In February, Gramick accompanied 50 LGBT and Ally Catholic pilgrims to a papal audience in Rome where the New Ways Ministry group was given VIP seating. In September, she attended the White House’s welcoming reception for Pope Francis alongside other prominent LGBT advocates. In between, there were many positive Catholic LGBT developments around the world including Ireland’s marriage referendum, for which she campaigned when she visited the Emerald Isle.  (And she’ll be returning to Ireland in April 2016 with another group of LGBT and Ally pilgrims.  It’s not too late to sign up!  You can read more information and find a registration form by clicking here.)

In Good Conscience, the 2005 documentary about Gramick’s life, with particular emphasis on her relationship with the Vatican, celebrated its 10th anniversary. Producer Barbara Rick released an updated version and spoke with Global Sisters Reporter about the film and the sister behind it, saying of Gramick:

“This is a woman who is doing something revolutionary by refusing to be silenced by the patriarchal hierarchy of the Vatican. That just resonated very deeply with me: a woman standing up without fear (or in spite of fear) and saying, ‘I refuse to collaborate on my own oppression.’ That just hit such a deep chord in me. . .

“I think she was a part of this transformation that has happened in the treatment of gay and lesbian Catholics and gay and lesbian people throughout the world. She is part of the realization that all people are deserving of love, rights, respect and marriage.”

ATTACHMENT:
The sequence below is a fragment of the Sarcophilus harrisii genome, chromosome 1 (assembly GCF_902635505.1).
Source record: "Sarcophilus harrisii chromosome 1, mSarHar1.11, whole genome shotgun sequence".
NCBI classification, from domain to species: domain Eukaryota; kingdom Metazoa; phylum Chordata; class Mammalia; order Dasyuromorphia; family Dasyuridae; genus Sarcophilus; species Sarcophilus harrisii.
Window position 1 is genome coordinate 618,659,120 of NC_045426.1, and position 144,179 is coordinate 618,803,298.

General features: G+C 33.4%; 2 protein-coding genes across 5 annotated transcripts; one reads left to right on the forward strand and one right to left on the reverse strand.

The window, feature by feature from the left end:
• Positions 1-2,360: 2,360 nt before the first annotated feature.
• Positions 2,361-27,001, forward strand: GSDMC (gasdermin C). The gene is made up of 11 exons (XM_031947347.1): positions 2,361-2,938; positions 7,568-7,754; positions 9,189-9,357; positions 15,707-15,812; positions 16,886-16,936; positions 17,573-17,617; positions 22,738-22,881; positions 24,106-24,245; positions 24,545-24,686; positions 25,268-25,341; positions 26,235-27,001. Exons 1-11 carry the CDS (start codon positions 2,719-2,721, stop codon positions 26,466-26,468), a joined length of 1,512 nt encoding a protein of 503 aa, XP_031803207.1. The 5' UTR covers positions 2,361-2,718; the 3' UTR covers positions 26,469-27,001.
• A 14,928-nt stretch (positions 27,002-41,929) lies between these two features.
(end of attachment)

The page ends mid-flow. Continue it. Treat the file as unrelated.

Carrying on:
A recent Buzzfeed profile of Sister Jeannine details in greater depth her journey of being faithful to an inclusive Gospel.  It’s a good read for those who want to learn more of her life and how she became involved with LGBT ministry and advocacy.  In the interview, she expressed hope in Pope Francis’ leadership, saying:

“[Attending the papal audience] was a great feeling of vindication, almost a euphoria that this is how the church should be. . .Doctrine doesn’t inform ministry. I think the opposite: Ministry informs the doctrine. In fact, I’m more in line with Pope Francis: I don’t think we need to worry or think about or be concerned about doctrine.”

Not all welcomed Gramick in 2015, however.  When she visited the Czech Republic this past summer, Prague’s archbishop expelled the program at which she was scheduled to speak from a local parish. Cardinal Dominik Duka rejected events to be held at the church during Prague Pride festivities over the summer. Sister Jeannine spoke elsewhere, reported the Prague Post, but remained disappointed by the cardinal’s decision.

As 2016 approaches, Sr. Jeannine’s ministry will keep pressing for equal justice for LGBT people in the church and in society. Her message from her earliest years still rings true for Catholics today: “This is your church — don’t let other people screen you out.” To hear more of Sr. Jeannine Gramick’s story and learn about her message of love, you can watch a TED Talk she gave at Penn State University earlier this year, entitled “Walk in Your God Shoes“:

–Bob Shine, New Ways Ministry

LGBT Injustices Central at Loretto Community 200th Jubilee Celebration in DC

Loretto Sisters, Co-members and Friends at the USCCB

LGBT issues were front and center when 40 people gathered in Washington, D.C. to celebrate the Loretto Community’s 200th Jubilee.